Chartered surveyors benefit from the growing building and construction sectors
chairman—Hong Kong Board
Royal Institution of Chartered Surveyors
Photo: Wallace Chan
Hong Kong's surveyors play an increasingly important role in land-use planning and property management, with public concerns over issues such as environmental and heritage-building protection being major considerations.
"There's a constant demand for surveying professionals involved with development in Hong Kong, and the recent revitalisation of the building and construction sectors has led to a shortage of quantity and valuation (general practice) surveyors," says Albert So, chairman—Hong Kong Board, Royal Institution of Chartered Surveyors (RICS Hong Kong).
Mr So points out that the industry has offered rewarding career options since the 1970s, when the local economy started to boom. "The government's investment in infrastructure, and particularly in the Hong Kong-Zhuhai-Macau Bridge, will definitely boost the industry further and generate more job opportunities," he adds.
The surveying profession spans a range of disciplines, including planning and development and building and quantity surveying. "Surveyors are involved in everything from land-use planning to land exchange, payment of land premiums, project management and property management," Mr So says, adding that quantity surveyors and valuation (general practice) surveyors are in the highest demand.
"Since the 1970s, most of Hong Kong's quantity and valuation (general practice) surveying graduates have been hired by the Lands Department , Rating and Valuation Department and Housing Department to meet growing land-development and valuations needs," he recalls.
Mr So also noticed a growing demand for surveyors specialising in property and facility management, as well as planning and development. He explains, "Residential buildings these days tend to be part of a multi-block and it requires a higher standard of property management. Sophisticated property projects also require expertise in land planning and land leases."
Quantity surveyors may be involved in cost control, contractual arrangements and arbitration related to building projects. They are expected to possess vast professional knowledge, extending to building economics, construction law, financial controls, procurements and project management.
University degree programmes provide the foundation for surveyors' careers, but the industry requires more than textbook knowledge, says Mr So. "Fresh graduates signing on with private consultants or contractors are usually offered work-based training that equips them with the practical skills and project management experience they need to become accredited surveyors," he remarks.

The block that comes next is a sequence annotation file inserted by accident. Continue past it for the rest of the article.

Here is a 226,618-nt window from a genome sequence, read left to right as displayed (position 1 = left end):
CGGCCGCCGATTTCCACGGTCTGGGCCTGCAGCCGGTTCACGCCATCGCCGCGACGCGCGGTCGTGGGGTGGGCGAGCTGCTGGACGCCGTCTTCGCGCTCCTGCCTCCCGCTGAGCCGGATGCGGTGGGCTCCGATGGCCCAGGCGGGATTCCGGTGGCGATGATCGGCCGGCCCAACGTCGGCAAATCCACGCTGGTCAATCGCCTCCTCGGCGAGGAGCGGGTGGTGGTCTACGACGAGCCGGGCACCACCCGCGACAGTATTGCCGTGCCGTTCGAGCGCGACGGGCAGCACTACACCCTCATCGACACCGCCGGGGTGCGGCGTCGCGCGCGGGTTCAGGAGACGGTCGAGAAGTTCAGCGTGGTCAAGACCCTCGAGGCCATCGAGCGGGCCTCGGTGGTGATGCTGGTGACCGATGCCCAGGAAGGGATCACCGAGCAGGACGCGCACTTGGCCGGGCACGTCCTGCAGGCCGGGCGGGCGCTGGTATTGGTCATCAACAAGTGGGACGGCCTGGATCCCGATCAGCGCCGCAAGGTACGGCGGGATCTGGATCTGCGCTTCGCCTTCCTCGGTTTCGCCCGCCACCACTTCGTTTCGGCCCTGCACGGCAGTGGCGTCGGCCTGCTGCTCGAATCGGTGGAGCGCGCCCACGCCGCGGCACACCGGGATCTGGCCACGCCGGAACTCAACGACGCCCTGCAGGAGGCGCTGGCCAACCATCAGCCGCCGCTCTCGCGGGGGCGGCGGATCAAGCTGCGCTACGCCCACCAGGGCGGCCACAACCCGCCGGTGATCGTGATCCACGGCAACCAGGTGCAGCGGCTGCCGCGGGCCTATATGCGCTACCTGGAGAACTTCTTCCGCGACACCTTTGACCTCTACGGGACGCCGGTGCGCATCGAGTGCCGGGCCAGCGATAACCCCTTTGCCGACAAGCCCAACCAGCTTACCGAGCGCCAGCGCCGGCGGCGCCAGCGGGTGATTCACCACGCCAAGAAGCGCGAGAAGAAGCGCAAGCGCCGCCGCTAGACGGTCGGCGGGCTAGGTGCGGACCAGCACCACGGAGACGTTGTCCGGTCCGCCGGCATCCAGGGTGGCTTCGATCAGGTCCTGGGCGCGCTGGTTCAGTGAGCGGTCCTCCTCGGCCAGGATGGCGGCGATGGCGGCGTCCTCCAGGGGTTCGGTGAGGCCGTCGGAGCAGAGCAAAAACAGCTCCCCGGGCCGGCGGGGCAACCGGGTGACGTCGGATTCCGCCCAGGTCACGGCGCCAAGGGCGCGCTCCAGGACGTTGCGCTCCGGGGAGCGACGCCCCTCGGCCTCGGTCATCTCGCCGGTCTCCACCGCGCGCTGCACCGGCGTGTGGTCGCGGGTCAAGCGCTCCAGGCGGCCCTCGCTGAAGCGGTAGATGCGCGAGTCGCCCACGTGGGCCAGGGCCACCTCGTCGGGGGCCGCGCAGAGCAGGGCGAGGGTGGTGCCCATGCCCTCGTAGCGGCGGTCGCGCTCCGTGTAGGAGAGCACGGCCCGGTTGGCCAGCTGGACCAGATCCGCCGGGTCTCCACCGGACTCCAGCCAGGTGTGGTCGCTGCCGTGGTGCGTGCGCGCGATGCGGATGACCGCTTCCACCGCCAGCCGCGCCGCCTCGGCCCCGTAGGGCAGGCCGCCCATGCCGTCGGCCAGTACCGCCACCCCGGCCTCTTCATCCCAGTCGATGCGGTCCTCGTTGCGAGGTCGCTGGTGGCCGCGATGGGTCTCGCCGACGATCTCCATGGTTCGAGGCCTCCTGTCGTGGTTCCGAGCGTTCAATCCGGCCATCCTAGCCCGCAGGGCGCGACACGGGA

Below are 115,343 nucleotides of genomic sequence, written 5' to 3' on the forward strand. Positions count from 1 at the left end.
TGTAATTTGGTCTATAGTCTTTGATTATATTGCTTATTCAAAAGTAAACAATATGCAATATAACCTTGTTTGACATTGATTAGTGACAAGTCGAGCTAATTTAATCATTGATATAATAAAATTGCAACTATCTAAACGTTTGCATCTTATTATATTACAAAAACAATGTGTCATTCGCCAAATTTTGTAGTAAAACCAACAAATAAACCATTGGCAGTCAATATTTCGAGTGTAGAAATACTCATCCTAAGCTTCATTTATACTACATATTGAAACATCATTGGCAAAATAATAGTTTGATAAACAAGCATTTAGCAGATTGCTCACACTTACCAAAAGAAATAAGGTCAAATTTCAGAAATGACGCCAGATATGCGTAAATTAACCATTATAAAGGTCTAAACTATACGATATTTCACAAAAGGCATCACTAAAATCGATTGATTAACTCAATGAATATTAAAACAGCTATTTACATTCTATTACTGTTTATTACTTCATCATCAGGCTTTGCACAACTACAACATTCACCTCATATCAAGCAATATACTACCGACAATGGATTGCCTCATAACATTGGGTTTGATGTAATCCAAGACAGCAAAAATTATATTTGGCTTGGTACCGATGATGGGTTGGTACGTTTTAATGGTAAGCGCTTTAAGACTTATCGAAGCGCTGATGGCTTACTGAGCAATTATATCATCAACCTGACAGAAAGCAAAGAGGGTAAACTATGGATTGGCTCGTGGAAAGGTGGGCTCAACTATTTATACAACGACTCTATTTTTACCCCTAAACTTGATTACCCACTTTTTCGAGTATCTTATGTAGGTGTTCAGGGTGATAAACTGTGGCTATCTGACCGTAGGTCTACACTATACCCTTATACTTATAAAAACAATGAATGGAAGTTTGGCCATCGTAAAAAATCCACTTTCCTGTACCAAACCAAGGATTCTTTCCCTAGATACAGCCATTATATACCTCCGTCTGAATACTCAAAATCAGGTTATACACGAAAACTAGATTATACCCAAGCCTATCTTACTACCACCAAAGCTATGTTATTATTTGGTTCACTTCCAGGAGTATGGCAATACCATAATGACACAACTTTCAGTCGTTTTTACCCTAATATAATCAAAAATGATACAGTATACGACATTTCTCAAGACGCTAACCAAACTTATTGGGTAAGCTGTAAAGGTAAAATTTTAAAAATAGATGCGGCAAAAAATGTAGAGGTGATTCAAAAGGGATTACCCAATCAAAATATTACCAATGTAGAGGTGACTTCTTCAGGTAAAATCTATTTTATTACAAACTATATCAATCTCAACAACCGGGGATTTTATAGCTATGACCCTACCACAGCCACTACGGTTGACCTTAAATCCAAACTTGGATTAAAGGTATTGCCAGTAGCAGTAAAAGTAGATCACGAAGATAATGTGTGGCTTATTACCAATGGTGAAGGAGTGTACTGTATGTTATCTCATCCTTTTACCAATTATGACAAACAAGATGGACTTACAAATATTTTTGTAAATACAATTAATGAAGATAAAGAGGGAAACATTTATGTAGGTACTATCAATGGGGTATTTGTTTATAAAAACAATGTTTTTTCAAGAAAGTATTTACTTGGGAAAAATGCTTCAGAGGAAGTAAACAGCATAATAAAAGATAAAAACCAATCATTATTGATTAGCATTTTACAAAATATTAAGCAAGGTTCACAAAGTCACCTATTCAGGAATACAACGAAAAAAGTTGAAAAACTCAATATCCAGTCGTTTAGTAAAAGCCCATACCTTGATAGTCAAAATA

Newcomers to the field may become professional members of either RICS or the Hong Kong Institute of Surveyors (HKIS). Essentially, they need to keep journals and log books to record their apprenticeship work experience over two years. After submitting a written presentation, they will be invited to attend a professional interview for the Assessment of Professional Competence (APC) certified surveyor examination offered by both institutes.
RICS has 140 years of history in the UK and the HKIS was founded in Hong Kong in 1984, so most local surveying professionals are members of both, Mr So points out. RICS currently has more than 5,500 members, of which 4,000 are Hong Kong-based professional members and the HKIS membership exceeds 7,000.
To keep abreast of industry developments and to facilitate career advancement, accredited surveyors must also undergo annual Continuing Professional Development (CPD) training, run by both RICS and HKIS.
"Young surveyors have access to CPD training courses on different surveying disciplines. These will gear them up for the increasingly challenging business environment," Mr So says.
Aside from the necessary technical knowledge, it is crucial for surveying practitioners to be aware of the latest social issues relevant to the industry. "People working in the private sector especially need a broader industry perspective," emphasises Mr So, who in 2003 obtained an MBA degree that has greatly enhanced his management knowledge on topics such as financial analysis, asset management and accounting.
Hong Kong surveyors have the benefit of international exposure, sound language skills and adaptability and there are ample overseas career opportunities for experienced professionals. Many Hong Kong's own surveyors are also hired as consultants on the mainland.
Young graduates should always work towards maintaining a high level of integrity, accountability and social responsibility, Mr So advises. He adds that the continuous pursuit of professional knowledge is just one prerequisite for moving up the ranks.
"Considering that surveyors need to liaise with developers, government officials, property owners and contractors on a daily basis, a strong work ethic, outgoing personality and superior interpersonal skills can help smooth the career path," he concludes.
Taken from Career Times 18 December 2009, p. B3